Quickly Deploy .NET Game on Power & x86 From the Same Source

Learn how to deploy a simple arcade-style game written for x86 with .NET using source code shared on GitHub. The same source code is used to deploy on Power with OpenShift, and Fedora on x86. Full guided instructions are provided.

Deploy .NET game on Power

Deploy .NET game on x86

Deploy on Power – GUI

Deploy .NET game using OpenShift Console – S2I & Docker file

Deploy on Power – CLI

Hands-on lab walkthrough

1. log in to OpenShift Environments

All Command Line Interfaces are expected to be on the Bastion node terminal with cecuser unless explicitly mentioned.

If you are a Windows user, Putty is a great terminal to use.
For Mac users iterm2 terminal is available to you.

Section 1. Login to OpenShift RHEL Bastion

Using your preferred terminal method (iterm2, xterm, Putty) connect to your environment via SSH using the appropriate IP, cecuser and password for your environment.

Section 2. Login to OpenShift Console

Point your browser to your OpenShift Console.

Click on the htpasswd option:

Add your user and password and Click login.

Section 3. Copy the login command for CLI use.

On the top right side, you will see the cecuser drop-down; click on it and then “Copy login command.”

Once again, click on the htpasswd option:

Add your user and password contained in step 1 and Click log in.

Click on Display Token on the top left.

You can use the oc login command whenever your Authorization is expired. You may need to use the API token to log in to the registry.

Copy the above “oc login” command and paste it into your Terminal (Putty, or iTerm)

Important: You may need these steps more than once during this training.

2. Deploy the .NET game, staying alive

This part of the demo will guide you through creating a new project, cloning the code hosted on GitHub, and building the .Net application using S2I via the command line interface. This part
of the demo will be completed using the cecuser user.

Section 1. Add the .Net Builder image.

Follow the below steps to add the .Net 7 builder image to OCP.

Log in to the OCP Bastion Server as the cecuser. Check you have the correct user. The whoami command should return cecuser.


Switch to the OpenShift project.

oc project openshift

Enable .Net S2I for ppc64le

oc create -f https://raw.githubusercontent.com/redhat-developer/s2i-dotnetcore/master/dotnet_imagestreams_ppc64le.json --as system:admin

Section 2. Deploy the application using Source to Image

Log into the OCP RHEL Bastion using cecuser credentials and install the git command line.

sudo dnf install git

Create a new OpenShift Project

oc new-project stayingalive --description="Simple Arcade Game using ASP.NET with Power" --display-name="stayingalive"

Creating the Application

oc new-app --image-stream="openshift/dotnet:7.0-ubi8"~https://github.com/paulchapmanibm/stayingalive.git
Staying Alive .NET Source Code shared publically via GitHub

Track the progress of the build

oc logs -f bc/stayingalive

Once the build is complete, you will see “Push successful”. At this point, the resulting image has successfully been pushed to your registry. Check the status of your application:

oc status

Create a Route. An OpenShift Container Platform route exposes a service at a hostname so external clients can reach it by name. To create an external route to your new application, expose the application service.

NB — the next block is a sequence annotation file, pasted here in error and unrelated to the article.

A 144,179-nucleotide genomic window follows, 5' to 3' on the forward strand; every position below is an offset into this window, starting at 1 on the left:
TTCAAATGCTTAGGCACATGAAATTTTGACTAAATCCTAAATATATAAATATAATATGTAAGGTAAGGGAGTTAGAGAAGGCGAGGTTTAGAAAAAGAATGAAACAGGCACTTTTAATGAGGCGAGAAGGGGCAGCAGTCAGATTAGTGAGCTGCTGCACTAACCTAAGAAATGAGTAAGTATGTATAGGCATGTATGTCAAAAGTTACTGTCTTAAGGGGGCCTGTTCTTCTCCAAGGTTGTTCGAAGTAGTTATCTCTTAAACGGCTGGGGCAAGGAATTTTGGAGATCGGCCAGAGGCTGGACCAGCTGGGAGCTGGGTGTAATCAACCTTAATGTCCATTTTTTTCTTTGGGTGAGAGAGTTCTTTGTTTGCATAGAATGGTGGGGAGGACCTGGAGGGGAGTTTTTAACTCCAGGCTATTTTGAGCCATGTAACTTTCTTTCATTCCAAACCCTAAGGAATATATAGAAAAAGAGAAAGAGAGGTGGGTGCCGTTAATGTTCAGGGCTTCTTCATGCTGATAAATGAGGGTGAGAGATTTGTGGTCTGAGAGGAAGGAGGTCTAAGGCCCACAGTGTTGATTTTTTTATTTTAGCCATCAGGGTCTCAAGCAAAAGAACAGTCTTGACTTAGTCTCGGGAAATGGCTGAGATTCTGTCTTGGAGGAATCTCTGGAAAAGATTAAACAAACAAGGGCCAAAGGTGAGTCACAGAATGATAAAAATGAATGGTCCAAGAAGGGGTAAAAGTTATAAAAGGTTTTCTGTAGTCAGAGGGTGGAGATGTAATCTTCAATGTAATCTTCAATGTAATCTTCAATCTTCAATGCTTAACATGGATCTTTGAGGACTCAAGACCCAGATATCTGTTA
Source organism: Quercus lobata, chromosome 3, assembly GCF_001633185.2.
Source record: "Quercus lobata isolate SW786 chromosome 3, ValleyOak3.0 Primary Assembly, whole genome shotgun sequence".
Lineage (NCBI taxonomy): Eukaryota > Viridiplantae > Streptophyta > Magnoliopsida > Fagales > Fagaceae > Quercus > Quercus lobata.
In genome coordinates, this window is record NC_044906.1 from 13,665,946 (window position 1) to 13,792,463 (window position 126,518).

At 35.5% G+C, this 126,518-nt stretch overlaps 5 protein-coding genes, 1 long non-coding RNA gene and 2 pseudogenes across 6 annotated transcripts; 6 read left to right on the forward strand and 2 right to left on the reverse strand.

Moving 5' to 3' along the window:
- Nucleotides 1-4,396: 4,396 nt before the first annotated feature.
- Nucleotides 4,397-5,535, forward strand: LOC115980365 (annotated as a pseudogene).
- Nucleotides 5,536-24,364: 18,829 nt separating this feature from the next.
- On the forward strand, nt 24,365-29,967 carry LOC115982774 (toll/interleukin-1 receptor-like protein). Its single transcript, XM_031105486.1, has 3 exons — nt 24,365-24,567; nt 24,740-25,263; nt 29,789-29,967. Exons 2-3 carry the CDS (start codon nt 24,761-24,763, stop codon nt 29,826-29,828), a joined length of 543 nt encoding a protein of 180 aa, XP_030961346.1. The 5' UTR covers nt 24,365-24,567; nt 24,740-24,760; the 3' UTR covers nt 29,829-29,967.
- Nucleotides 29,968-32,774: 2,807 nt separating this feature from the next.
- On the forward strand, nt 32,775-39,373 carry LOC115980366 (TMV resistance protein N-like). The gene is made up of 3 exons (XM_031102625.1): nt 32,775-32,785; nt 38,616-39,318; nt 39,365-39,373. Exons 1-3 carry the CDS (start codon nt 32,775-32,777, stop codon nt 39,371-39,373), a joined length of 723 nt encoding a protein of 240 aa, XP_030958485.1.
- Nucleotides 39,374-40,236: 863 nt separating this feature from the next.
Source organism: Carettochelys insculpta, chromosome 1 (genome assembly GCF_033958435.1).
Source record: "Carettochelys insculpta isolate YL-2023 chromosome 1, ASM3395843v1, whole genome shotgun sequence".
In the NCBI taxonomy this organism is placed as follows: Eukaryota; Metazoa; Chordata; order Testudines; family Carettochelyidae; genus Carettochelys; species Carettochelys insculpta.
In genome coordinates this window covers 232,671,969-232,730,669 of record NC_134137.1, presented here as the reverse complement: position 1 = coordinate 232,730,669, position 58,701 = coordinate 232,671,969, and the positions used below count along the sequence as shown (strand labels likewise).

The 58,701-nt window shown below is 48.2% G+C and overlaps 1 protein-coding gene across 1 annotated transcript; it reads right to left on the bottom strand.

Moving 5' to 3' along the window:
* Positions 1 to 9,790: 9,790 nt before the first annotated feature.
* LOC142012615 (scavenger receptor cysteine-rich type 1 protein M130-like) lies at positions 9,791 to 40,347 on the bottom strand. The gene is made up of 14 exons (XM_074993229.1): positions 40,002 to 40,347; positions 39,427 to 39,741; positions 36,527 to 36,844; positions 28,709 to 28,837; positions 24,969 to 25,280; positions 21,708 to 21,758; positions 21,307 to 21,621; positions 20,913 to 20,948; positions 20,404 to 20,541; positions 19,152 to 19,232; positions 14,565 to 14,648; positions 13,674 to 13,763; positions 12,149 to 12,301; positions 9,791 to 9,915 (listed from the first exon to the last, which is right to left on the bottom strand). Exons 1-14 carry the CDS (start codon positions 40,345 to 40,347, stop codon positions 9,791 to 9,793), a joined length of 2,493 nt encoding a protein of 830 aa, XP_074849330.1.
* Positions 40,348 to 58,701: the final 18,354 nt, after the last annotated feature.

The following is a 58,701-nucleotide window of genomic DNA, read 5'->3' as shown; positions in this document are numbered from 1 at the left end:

oc expose service stayingalive

View your new route

oc get route

3. Test the application

Section 1. Verify the application is running, browse the website and test the counters. Optionally, complete the survey.

Verify the Application is Running. To view your new application, paste the route location that you copied (in the previous section) into the address bar of your web browser and hit enter.

echo "The url to your new application is $(oc status | grep "http://stayingalive" | awk '{print $1}')"

Copy the above link to the game and paste it into your favourite browser to start playing the game.

Playing the .NET game

4. Wrap up

We believe in Sustainability and Cloud without lock-in. Customers may benefit from Cloud with greater sustainability, scale, security, performance, and economics when consolidating existing .NET applications from x86 to Power Systems.

You should now understand how ASP.Net Core is used to power many websites, even games. You have seen how easy it can be to deploy a basic arcade-style game on Power using the same source code written on and for the x86 platform.

Congratulations, you have added ppc64le S2I functionality to OCP and used this to simplify the deployment of an ASP.Net-based game that was written for x86 direct from GitHub to your OCP
using the command line interface.

This lesson plan takes 1 minute and 10 seconds to deploy the application when scripted.


Deploy on x86 – CLI

It’s assumed that dotnet is already installed for your Linux distribution. I have used RHEL and Fedora with the below.

Deploy .NET game from Source to x86

Change to your home directory


Create build directory

mkdir build

Change to the newly created Directory

cd build

Install git

sudo dnf install git

Clone the application source from GitHub

git clone https://github.com/paulchapmanibm/stayingalive.git
The same Staying Alive .NET Source Code was used with Power

You should see a new folder created:

ls -la

Change to the new application directory

cd stayingalive

Copy the ppc64le docker file, which will be used to build the application container.

cp Dockerfile.x86 Dockerfile

Copy the ppc64le csproj file, which will be used to build the application container

cp ./stayingalive/stayingalive.csproj.x86 ./stayingalive/stayingalive.csproj

Build the application container using Podman

podman build . -t stayingalive

Confirm that both dotnet and application containers are available

podman images
podman run -p 8080:80 stayingalive

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